Fraud Blocker

Photography may be a solitary job, but it allows you to work your own hours and pick your own jobs and clients. So why join an agency or a collective? Some tips and plenty of links.

A number of practical and ideological motivations exist for collective and collaborative practice. These range from the simple need to share skills and equipment, or the desire to combat isolation and self-doubt, through to socially and politically motivated artist groups, who come together in order to address particular issues. Some groups form to assist their entry into the established artworld. Other groups are deliberately anti-institutional, forming in order to escape from commercialism or to explore alternative forms of validation and promotion. 1.

Louise Mayhew, art historian.   

Juliet Taylor, The POOL Collective

Collectives have existed for centuries: from the ‘collegia’ of ancient Rome onwards, trade and crafts guilds have promoted and protected their members’ interests. Nor are collectives new to photography, despite the medium’s comparatively short history.

Arguably the world’s most successful and enduring photographic collective is Magnum Photos. Born in post-war Paris, the agency was founded to serve its early members’ professional and financial interests, liberating them from the confines of big photo agencies. It supported rather than directed its photographers, who retained copyright of their photos. Magnum has grown into a highly influential collective, with over 40 members around the world, all able to follow their own stories while being part of a group.

“Being a photographer can be very isolating,” observes Juliet Taylor of Sydney’s POOL Collective, “and being part of a network provides the formal structure where we’re able to succeed commercially as well as with our personal work. It’s like having support for both the left and right-hand side of our brain – having production support as well as peer support to discuss ideas, thoughts and share work.”

Ilvy Njiokiktjien, VII Agency

Surveying photo collectives around the world tells us a lot about their motivations and aspirations. Like Magnum, some exist to offer financial support and organised frameworks for their members. Ron Haviv, co-founder and Chairman of the VII Agency, founded in 2001 by seven leading photojournalists, explains: “Economic stability and a good business sense have been elements required [of our members], as we all own the company together.”  This allows them to report on current issues and – through The VII Foundation and The VII Academy – to educate and support a new generation of photographers, creating impact and bringing about social change.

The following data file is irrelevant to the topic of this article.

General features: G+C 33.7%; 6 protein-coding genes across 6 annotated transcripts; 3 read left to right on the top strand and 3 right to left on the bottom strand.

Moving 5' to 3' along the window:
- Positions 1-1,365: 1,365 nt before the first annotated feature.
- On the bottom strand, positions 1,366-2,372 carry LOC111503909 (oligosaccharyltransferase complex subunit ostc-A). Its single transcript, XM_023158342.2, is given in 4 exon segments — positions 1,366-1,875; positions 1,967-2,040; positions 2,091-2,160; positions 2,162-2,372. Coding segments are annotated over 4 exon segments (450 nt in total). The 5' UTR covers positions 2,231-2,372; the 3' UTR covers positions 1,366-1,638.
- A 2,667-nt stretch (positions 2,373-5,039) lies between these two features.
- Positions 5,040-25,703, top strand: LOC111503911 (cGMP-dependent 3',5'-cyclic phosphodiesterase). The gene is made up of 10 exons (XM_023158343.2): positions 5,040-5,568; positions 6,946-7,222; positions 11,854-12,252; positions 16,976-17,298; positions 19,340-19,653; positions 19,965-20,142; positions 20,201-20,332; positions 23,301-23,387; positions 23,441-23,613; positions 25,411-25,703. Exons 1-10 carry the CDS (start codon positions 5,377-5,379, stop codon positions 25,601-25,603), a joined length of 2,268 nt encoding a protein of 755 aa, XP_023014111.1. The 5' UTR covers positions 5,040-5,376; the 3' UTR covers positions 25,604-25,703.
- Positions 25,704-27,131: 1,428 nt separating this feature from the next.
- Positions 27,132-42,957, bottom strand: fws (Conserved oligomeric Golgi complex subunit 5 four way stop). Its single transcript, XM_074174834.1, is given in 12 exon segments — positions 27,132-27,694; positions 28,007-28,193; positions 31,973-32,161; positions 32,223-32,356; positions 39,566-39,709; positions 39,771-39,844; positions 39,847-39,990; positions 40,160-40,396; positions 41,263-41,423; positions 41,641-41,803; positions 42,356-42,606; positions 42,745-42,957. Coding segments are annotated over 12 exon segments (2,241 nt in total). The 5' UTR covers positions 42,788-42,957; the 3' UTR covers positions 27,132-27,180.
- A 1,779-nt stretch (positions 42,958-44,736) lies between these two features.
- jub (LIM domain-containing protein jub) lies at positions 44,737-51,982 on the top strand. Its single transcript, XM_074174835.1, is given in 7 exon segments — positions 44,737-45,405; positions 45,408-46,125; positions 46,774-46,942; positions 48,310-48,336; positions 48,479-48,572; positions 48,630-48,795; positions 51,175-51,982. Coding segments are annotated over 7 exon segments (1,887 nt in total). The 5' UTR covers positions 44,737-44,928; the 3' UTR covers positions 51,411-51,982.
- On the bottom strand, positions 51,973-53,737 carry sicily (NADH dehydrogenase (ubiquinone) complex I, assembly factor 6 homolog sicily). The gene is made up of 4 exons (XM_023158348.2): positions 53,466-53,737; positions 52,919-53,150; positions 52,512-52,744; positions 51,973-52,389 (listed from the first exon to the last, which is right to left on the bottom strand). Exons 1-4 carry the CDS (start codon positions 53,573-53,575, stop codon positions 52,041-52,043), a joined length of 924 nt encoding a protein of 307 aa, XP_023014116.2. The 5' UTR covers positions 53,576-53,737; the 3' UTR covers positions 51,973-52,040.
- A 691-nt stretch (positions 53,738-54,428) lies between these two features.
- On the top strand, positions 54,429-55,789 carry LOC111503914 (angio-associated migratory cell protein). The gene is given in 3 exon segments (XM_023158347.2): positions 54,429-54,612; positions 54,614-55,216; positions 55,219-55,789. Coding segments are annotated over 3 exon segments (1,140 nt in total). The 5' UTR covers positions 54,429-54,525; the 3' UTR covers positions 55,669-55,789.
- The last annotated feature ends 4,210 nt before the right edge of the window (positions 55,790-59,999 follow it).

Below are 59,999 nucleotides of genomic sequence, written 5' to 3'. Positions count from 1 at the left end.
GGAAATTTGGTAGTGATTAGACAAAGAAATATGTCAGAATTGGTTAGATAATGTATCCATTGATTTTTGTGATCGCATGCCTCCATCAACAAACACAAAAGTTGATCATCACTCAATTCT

Sean Izzard, The Smoker, The POOL Collective

The POOL Collective in Australia also has a ‘giving back’ strategy. Started 2008 by Sean Izzard and Simon Harsent, POOL employs a managing director to run the day-to-day agency business. As well, they organise the POOL Grant to assist emerging photographers – funding a mentorship program that culminates in solo exhibitions.

Far Away so Close, Ruang MES 56

Indonesia’s longest-running photography collective, Yogyakarta’s Ruang MES 56, takes the idea of education and public outreach even further. Founded in 2002 by a group of students to promote photography as an art form, it now runs regular podcasts, a broad social engagement program, and exhibits and collaborates locally and internationally.

Suan Lin, Women in Street